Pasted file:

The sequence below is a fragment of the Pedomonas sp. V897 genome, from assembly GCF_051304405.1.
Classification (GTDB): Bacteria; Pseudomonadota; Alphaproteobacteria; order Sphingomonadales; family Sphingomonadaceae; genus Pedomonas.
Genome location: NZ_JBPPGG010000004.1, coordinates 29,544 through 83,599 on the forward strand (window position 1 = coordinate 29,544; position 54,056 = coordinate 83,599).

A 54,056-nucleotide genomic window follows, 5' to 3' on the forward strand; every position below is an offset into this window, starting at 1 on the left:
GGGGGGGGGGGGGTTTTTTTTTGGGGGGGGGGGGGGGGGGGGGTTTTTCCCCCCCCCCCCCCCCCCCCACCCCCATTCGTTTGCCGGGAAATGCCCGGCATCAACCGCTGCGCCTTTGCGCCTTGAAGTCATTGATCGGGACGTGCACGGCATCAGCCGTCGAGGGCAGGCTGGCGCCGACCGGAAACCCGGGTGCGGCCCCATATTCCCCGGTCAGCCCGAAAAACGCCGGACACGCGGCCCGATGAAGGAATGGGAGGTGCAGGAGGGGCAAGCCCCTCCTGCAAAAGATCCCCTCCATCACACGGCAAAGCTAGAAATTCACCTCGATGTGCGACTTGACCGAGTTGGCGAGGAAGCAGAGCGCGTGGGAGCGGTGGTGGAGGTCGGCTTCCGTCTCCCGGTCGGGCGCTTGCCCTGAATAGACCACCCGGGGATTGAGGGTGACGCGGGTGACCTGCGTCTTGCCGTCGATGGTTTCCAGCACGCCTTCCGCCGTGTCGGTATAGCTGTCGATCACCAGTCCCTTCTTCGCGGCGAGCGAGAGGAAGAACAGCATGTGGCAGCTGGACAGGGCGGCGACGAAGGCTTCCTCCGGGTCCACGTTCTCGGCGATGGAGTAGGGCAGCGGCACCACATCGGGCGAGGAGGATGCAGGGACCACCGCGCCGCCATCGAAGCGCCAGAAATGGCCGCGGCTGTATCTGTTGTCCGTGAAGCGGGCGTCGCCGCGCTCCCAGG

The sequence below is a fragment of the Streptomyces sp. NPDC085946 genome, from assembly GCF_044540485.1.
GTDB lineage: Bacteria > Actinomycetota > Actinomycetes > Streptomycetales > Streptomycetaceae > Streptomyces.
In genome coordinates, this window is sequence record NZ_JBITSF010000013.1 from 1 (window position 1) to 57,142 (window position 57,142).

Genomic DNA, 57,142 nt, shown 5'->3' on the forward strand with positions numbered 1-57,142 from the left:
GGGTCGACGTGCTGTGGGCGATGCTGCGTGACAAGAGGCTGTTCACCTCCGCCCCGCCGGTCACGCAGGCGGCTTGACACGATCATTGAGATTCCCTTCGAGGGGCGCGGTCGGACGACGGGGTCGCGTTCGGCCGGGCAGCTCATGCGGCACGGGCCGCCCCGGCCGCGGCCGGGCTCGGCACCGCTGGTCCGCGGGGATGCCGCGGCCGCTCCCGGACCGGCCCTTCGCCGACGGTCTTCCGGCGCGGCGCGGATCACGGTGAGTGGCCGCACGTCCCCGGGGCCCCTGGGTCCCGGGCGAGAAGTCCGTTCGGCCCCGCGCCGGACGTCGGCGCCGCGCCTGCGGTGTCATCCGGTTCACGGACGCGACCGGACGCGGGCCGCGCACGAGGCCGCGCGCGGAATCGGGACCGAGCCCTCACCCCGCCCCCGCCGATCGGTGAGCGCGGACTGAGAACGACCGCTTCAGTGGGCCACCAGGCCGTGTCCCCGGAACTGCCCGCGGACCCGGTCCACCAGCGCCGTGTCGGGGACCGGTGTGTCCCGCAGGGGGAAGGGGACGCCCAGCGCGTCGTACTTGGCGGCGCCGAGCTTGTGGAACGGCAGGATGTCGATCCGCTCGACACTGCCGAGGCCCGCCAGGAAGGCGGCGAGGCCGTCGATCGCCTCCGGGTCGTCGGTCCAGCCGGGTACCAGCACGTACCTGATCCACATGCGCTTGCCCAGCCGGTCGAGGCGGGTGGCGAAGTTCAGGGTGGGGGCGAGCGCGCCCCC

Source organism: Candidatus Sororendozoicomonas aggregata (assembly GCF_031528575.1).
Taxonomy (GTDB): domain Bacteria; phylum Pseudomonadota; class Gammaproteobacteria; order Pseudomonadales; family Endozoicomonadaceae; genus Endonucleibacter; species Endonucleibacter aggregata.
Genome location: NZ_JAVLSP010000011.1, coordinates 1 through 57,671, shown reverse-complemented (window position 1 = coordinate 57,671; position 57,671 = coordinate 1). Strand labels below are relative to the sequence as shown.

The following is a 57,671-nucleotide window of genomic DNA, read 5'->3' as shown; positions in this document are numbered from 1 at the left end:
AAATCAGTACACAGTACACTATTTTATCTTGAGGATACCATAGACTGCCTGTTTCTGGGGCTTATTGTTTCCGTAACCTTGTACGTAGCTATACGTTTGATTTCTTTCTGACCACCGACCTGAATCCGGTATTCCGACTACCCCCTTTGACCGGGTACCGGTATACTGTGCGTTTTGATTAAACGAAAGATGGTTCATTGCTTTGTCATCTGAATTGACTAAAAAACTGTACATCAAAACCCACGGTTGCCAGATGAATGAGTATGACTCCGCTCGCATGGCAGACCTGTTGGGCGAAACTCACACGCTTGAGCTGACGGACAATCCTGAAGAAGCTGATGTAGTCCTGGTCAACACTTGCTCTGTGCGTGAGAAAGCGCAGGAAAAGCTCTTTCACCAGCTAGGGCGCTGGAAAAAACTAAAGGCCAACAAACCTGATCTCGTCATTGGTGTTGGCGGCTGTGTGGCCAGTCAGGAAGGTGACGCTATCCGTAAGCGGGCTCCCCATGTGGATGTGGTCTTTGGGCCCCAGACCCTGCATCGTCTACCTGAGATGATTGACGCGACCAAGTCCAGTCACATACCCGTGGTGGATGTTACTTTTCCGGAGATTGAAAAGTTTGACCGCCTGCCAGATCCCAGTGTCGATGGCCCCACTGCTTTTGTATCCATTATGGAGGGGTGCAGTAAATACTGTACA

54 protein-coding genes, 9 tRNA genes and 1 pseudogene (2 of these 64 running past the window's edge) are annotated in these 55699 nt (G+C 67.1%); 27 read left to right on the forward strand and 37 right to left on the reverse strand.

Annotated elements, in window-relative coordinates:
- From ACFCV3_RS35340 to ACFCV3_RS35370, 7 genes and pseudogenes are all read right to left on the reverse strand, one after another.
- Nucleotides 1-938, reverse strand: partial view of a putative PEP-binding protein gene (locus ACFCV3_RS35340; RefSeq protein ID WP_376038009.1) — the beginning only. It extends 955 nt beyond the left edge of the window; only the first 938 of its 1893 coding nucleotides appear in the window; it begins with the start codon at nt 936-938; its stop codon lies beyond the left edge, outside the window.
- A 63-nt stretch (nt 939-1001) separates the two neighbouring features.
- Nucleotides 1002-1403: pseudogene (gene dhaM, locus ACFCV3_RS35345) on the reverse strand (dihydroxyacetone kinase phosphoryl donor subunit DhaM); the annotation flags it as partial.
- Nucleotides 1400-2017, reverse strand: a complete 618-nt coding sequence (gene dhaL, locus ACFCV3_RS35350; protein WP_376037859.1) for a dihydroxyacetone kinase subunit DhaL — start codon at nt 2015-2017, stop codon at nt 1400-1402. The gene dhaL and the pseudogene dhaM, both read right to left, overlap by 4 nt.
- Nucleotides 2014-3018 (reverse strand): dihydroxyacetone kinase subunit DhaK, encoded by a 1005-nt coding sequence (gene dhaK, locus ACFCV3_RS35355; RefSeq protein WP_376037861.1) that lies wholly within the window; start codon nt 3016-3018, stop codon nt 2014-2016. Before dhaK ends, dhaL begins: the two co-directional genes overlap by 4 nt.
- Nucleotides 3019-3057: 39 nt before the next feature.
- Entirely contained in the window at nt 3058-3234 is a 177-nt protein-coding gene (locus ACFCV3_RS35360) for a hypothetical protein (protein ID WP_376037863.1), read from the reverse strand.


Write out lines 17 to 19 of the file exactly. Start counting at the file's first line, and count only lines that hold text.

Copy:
Annotated elements, in window-relative coordinates:
- From ACFCV3_RS35340 to ACFCV3_RS35370, 7 genes and pseudogenes are all read right to left on the reverse strand, one after another.
- Nucleotides 1-938, reverse strand: partial view of a putative PEP-binding protein gene (locus ACFCV3_RS35340; RefSeq protein ID WP_376038009.1) — the beginning only. It extends 955 nt beyond the left edge of the window; only the first 938 of its 1893 coding nucleotides appear in the window; it begins with the start codon at nt 936-938; its stop codon lies beyond the left edge, outside the window.